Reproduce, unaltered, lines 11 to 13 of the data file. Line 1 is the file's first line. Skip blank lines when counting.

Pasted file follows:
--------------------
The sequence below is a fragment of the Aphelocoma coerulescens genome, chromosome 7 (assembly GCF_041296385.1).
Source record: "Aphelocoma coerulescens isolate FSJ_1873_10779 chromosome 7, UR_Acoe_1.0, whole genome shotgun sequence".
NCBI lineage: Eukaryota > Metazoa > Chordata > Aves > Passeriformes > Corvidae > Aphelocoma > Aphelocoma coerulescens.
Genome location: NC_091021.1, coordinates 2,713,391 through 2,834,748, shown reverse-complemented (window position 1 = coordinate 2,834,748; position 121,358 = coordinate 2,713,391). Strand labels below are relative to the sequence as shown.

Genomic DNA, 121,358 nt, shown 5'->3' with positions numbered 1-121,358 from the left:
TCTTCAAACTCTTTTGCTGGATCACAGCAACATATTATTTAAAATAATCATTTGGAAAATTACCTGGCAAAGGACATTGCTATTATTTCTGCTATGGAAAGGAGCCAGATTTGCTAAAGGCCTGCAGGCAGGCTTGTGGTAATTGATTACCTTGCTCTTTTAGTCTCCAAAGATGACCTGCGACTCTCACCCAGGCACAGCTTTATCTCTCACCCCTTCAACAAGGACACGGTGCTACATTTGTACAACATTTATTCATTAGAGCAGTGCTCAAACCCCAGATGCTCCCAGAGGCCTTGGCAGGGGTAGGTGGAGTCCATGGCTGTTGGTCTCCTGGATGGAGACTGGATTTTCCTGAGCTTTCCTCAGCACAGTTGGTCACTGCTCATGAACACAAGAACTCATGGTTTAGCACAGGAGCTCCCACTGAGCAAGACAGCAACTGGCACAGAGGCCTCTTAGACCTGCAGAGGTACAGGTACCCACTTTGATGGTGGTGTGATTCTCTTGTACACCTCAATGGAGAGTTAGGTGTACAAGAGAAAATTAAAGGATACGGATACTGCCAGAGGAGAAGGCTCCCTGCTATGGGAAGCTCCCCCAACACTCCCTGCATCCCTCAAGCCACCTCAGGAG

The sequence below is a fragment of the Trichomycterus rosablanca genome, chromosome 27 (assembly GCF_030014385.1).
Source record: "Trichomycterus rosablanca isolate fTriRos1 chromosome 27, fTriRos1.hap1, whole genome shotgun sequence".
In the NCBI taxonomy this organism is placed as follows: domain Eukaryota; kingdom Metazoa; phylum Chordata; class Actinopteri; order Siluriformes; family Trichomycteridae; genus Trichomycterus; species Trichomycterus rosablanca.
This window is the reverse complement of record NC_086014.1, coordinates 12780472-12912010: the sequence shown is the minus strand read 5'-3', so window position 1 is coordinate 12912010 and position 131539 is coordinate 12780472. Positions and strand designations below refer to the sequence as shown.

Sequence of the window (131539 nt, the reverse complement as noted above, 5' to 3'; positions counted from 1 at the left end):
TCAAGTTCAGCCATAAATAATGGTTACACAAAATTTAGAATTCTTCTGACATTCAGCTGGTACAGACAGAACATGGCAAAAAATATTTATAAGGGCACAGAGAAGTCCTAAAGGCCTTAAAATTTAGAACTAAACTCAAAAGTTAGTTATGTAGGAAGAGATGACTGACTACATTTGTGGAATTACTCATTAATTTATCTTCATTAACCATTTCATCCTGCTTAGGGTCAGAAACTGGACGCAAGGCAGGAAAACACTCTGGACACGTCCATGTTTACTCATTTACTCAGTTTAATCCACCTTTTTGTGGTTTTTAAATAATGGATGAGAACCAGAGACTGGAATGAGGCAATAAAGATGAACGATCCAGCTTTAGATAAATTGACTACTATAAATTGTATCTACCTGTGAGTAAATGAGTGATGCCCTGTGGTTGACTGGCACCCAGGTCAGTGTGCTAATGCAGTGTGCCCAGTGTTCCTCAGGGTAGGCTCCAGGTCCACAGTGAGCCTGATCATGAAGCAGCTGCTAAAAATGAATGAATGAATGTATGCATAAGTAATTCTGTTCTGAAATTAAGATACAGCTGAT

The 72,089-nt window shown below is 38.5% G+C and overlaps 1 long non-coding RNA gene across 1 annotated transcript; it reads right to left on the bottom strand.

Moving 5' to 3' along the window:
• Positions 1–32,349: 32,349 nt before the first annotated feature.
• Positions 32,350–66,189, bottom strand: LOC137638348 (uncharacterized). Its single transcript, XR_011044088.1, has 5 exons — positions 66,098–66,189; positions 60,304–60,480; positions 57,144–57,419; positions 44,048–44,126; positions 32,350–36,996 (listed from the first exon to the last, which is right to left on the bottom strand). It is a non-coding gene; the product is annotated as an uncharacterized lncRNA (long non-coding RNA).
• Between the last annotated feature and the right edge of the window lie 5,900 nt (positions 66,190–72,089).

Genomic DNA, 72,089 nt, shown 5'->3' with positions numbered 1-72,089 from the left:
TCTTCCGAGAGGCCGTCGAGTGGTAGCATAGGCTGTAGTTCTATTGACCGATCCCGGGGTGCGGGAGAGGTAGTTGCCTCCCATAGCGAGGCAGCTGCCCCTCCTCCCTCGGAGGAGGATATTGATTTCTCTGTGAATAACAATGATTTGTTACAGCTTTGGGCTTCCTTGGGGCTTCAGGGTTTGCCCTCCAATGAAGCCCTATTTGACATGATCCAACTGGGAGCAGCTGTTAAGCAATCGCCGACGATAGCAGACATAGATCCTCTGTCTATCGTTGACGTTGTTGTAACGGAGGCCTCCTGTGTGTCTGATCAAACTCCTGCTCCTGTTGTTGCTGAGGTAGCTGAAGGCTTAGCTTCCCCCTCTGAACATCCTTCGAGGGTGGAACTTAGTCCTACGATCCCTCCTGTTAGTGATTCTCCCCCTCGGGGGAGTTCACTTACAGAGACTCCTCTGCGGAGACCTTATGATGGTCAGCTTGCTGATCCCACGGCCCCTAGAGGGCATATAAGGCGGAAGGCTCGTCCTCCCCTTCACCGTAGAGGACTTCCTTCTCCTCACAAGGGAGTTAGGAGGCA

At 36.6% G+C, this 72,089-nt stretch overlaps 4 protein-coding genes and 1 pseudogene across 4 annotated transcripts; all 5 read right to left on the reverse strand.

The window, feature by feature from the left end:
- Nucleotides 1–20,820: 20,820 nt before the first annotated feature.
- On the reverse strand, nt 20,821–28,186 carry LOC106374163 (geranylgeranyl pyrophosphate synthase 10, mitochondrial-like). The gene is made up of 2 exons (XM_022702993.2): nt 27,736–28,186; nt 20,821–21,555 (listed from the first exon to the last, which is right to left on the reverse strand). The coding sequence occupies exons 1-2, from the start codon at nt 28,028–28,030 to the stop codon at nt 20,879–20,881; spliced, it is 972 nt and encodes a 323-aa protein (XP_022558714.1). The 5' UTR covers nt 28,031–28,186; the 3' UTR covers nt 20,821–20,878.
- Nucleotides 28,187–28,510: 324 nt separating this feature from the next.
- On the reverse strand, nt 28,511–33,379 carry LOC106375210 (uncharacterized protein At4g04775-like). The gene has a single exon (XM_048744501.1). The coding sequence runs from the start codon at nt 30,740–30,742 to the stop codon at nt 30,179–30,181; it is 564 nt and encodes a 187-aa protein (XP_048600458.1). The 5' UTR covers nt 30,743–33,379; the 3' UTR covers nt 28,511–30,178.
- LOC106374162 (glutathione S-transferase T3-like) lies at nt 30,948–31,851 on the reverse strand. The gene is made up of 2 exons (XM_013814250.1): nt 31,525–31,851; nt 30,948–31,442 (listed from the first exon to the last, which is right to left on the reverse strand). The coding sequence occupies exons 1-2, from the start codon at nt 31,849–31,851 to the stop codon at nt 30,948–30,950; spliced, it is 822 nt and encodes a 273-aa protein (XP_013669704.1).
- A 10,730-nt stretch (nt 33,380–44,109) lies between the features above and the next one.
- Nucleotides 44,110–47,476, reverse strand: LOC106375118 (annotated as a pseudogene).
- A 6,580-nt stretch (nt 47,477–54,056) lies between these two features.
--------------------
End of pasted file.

Sequence of the window (131539 nt, the reverse complement as noted above, 5' to 3'; positions counted from 1 at the left end):
TCAAGTTCAGCCATAAATAATGGTTACACAAAATTTAGAATTCTTCTGACATTCAGCTGGTACAGACAGAACATGGCAAAAAATATTTATAAGGGCACAGAGAAGTCCTAAAGGCCTTAAAATTTAGAACTAAACTCAAAAGTTAGTTATGTAGGAAGAGATGACTGACTACATTTGTGGAATTACTCATTAATTTATCTTCATTAACCATTTCATCCTGCTTAGGGTCAGAAACTGGACGCAAGGCAGGAAAACACTCTGGACACGTCCATGTTTACTCATTTACTCAGTTTAATCCACCTTTTTGTGGTTTTTAAATAATGGATGAGAACCAGAGACTGGAATGAGGCAATAAAGATGAACGATCCAGCTTTAGATAAATTGACTACTATAAATTGTATCTACCTGTGAGTAAATGAGTGATGCCCTGTGGTTGACTGGCACCCAGGTCAGTGTGCTAATGCAGTGTGCCCAGTGTTCCTCAGGGTAGGCTCCAGGTCCACAGTGAGCCTGATCATGAAGCAGCTGCTAAAAATGAATGAATGAATGTATGCATAAGTAATTCTGTTCTGAAATTAAGATACAGCTGAT

The 72,089-nt window shown below is 38.5% G+C and overlaps 1 long non-coding RNA gene across 1 annotated transcript; it reads right to left on the bottom strand.